Brexit at long last!

Well, it’s finally happened! The event that I never thought would come about in my lifetime has happened. In spite of the best and worst efforts of the Remainers, Remainiacs, Remoaners, scaremongers, Eurocrats, industrial and political elites, insufferable, condescending buffoons who think they know what’s best for us, not to mention out-and-out liars and bullies, the United Kingdom has officially left the European Union.

Ever since the UK joined the European Economic Community in 1973 (along with the Irish Republic and Denmark), British relations with Brussels and Strasbourg have been anything but smooth. Over the past half century the EEC has mutated from a loose grouping of countries which shared a common market into a monstrous entity, one that is not only economic but political and is starting to become more federal and military. Being a part of that monstrosity does not suit the UK at all.

Where do I stand in all this? Well, I was born in 1971, two years before the UK joined the EEC so I have no memory at all of what life outside the EEC was like. I gradually became aware of this entity called the European Economic Community as I was entering adolescence in the early 1980s. At first I saw it as an alternative way of life and government to what I had known before. Northern Ireland, with all its troubles, a growing dole queue and an economy heading further and further down the plughole, was anything but a utopia. I learned of the benefits that membership of the EEC brought and the millions of pounds they gave to regenerate Belfast.

After 1990, however, I began to see the EEC in a different light. I already knew of their agricultural policies which had led to gross overproduction of food, especially meat, butter, milk and wine. I also knew of how overfishing was depleting stocks of fish in the North Sea. Now I was learning of their plans to become more politically cohesive, more federal, more like the USA. And the UK and Ireland were going to be sucked into it willy-nilly.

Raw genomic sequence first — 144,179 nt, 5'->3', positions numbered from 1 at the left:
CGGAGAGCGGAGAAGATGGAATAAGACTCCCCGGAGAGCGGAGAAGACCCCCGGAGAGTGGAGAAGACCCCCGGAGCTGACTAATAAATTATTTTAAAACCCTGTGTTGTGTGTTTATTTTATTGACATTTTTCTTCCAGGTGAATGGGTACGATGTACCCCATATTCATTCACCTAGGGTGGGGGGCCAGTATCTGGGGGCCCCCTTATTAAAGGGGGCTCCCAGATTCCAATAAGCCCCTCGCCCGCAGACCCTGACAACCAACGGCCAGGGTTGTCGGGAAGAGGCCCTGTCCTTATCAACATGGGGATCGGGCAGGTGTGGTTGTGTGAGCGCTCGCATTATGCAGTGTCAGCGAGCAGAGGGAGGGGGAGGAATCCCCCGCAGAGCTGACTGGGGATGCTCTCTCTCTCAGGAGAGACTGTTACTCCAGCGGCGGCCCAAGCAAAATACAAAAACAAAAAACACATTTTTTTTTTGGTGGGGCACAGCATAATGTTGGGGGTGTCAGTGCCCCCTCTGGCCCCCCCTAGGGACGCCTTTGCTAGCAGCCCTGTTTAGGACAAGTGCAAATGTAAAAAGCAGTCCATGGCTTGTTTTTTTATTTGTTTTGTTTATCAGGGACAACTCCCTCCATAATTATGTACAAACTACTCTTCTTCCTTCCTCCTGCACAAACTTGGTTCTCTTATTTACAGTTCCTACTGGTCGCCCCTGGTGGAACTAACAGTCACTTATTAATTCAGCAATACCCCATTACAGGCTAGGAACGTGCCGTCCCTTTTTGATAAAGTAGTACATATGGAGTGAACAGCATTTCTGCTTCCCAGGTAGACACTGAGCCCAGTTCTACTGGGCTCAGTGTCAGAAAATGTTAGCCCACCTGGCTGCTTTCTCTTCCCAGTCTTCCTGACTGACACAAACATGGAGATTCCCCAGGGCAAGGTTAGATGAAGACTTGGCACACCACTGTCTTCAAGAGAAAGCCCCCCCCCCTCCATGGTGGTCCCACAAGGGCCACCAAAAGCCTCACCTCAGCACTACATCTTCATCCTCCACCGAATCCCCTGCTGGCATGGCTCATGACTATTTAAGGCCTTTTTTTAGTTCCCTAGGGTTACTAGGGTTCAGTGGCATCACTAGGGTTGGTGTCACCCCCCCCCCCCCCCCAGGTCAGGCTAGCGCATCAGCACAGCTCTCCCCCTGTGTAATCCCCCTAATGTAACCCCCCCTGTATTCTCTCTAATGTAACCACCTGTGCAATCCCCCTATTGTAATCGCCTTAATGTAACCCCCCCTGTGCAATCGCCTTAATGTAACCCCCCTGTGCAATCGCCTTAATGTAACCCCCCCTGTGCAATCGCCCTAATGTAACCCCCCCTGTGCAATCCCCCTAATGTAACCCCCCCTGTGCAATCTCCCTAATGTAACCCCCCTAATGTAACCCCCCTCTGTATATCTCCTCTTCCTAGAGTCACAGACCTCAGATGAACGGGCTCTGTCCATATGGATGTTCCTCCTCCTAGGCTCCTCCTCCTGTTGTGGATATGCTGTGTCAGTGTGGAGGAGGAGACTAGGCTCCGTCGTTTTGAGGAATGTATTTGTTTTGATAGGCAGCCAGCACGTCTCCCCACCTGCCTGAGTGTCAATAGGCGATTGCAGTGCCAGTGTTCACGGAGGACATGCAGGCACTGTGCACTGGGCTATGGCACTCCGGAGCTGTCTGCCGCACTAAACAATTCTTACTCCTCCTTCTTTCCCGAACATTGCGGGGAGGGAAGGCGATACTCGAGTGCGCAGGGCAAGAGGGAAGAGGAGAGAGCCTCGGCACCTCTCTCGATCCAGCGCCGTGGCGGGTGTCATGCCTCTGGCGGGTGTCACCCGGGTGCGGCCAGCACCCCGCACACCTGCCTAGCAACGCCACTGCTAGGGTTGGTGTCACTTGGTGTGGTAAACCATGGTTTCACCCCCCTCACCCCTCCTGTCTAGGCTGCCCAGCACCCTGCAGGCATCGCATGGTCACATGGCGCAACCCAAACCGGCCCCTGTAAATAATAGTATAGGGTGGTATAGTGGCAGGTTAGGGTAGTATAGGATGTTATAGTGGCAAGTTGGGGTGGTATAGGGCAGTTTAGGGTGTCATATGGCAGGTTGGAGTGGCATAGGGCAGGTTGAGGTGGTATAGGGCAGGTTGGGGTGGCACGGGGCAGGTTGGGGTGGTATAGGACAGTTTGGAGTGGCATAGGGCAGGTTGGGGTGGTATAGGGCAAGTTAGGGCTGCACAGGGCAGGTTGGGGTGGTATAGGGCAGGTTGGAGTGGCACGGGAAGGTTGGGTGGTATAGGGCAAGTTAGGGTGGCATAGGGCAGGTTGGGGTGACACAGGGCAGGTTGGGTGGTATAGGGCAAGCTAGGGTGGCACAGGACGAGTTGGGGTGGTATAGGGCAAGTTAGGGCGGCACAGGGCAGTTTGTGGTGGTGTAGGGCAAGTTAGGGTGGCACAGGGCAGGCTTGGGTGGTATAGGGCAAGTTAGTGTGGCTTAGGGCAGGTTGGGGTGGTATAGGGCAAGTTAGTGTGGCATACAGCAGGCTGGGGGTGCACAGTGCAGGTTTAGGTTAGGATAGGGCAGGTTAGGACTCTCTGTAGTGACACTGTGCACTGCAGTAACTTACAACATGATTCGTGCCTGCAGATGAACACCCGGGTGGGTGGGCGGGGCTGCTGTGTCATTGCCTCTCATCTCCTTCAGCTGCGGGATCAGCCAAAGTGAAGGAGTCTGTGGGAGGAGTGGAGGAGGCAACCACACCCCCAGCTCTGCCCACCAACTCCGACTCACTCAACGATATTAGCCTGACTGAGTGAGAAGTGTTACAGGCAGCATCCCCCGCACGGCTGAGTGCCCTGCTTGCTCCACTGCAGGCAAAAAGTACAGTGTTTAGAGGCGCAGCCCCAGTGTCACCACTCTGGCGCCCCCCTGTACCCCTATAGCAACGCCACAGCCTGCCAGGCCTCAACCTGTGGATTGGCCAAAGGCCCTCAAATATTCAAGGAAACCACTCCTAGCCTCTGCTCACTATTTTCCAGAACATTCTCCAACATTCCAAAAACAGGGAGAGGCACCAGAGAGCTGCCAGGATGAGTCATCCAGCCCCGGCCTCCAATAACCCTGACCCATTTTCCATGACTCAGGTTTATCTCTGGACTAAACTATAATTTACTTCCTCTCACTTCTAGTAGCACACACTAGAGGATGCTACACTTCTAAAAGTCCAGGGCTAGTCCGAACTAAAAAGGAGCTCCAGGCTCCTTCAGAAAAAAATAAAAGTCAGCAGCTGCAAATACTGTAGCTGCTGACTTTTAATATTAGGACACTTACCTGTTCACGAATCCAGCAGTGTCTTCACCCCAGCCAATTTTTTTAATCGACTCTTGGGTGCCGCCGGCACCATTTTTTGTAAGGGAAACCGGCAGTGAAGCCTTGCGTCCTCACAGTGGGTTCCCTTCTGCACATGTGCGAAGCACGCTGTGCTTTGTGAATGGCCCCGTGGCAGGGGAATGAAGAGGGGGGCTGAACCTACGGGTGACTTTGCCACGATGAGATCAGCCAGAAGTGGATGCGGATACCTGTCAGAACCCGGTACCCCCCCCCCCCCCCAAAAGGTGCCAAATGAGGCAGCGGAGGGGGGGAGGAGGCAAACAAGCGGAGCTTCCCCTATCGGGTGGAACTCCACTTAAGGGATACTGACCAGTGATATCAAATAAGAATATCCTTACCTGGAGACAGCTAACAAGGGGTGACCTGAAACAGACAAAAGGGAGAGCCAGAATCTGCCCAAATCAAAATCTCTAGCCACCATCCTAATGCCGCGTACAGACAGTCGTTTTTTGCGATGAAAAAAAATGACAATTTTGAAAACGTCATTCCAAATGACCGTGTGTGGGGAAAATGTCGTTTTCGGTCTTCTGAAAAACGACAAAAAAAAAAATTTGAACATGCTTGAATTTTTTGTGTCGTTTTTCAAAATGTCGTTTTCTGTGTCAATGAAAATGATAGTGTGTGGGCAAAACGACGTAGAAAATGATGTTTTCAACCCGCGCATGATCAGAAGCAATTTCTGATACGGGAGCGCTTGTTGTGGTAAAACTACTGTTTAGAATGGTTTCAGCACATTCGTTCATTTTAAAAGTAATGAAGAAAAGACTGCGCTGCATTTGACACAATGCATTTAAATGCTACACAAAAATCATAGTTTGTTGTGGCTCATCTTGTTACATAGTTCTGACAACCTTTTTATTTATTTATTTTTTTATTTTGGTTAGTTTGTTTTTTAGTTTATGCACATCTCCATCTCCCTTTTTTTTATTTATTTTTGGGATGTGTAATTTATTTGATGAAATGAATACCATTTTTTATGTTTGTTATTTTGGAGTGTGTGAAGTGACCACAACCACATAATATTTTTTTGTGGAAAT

This vision of a United States of Europe did not appeal to me. Looking at the EU in its present form, all I can see is a lot of nobodies that somehow got elected as Members of the European Parliament blowing volumes of hot air. The most important of them are mostly nameless, faceless and totally unaccountable to the common folk like you and me. For every practical and sensible piece of legislation they pass there are who knows how many more that are quite pointless.

Now the UK is not entirely free of EU rules just yet. There is still a transition period which will run until the end of 2020 where politicians on all sides hammer out all the deals and deal with all the paperwork necessary and unnecessary.

How will Brexit affect me? It won’t, not directly at any rate. I’ll simply dot and carry on as I always have while being amused at all the scary predictions and worst case scenarios that failed to come true.

Brexit: confusion and disappointment

Friday 29th March 2019 is the day the United Kingdom was supposed to quit the European Union with secure deals on future trade, relationships and everything else. Now I wasn’t expecting this to be anything like a smooth transition. There were bound to be snags and snares along the way. When trying to disentangle a whole country from the web- actually it’s more like a manky ball of steel wool- that the E.U. the government of the U.K. had a monstrous job on its hands.

    Well, it’s a job that Theresa May and her goons have botched. Summit after summit, debate after debate and vote after vote later and it has all come to nothing. The Daily Mail, on its front page, called this period “1000 Wasted Days”.